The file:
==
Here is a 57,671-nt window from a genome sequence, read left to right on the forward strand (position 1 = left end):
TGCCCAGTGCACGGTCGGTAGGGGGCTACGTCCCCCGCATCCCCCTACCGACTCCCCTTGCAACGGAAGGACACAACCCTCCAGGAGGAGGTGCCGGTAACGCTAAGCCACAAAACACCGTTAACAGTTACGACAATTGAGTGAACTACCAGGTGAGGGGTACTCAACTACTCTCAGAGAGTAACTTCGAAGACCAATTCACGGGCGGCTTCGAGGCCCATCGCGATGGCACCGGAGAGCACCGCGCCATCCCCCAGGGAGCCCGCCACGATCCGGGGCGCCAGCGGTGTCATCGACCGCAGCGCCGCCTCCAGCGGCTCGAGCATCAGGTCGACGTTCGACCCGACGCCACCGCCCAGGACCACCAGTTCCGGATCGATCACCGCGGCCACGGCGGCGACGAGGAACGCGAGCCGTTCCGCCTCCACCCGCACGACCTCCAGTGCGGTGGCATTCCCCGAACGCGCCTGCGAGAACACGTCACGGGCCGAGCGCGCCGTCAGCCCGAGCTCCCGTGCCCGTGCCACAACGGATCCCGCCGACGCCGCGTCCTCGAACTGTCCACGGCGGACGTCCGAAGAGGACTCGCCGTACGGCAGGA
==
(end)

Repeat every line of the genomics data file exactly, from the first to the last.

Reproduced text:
Here is a 57,671-nt window from a genome sequence, read left to right on the forward strand (position 1 = left end):
TGCCCAGTGCACGGTCGGTAGGGGGCTACGTCCCCCGCATCCCCCTACCGACTCCCCTTGCAACGGAAGGACACAACCCTCCAGGAGGAGGTGCCGGTAACGCTAAGCCACAAAACACCGTTAACAGTTACGACAATTGAGTGAACTACCAGGTGAGGGGTACTCAACTACTCTCAGAGAGTAACTTCGAAGACCAATTCACGGGCGGCTTCGAGGCCCATCGCGATGGCACCGGAGAGCACCGCGCCATCCCCCAGGGAGCCCGCCACGATCCGGGGCGCCAGCGGTGTCATCGACCGCAGCGCCGCCTCCAGCGGCTCGAGCATCAGGTCGACGTTCGACCCGACGCCACCGCCCAGGACCACCAGTTCCGGATCGATCACCGCGGCCACGGCGGCGACGAGGAACGCGAGCCGTTCCGCCTCCACCCGCACGACCTCCAGTGCGGTGGCATTCCCCGAACGCGCCTGCGAGAACACGTCACGGGCCGAGCGCGCCGTCAGCCCGAGCTCCCGTGCCCGTGCCACAACGGATCCCGCCGACGCCGCGTCCTCGAACTGTCCACGGCGGACGTCCGAAGAGGACTCGCCGTACGGCAGGA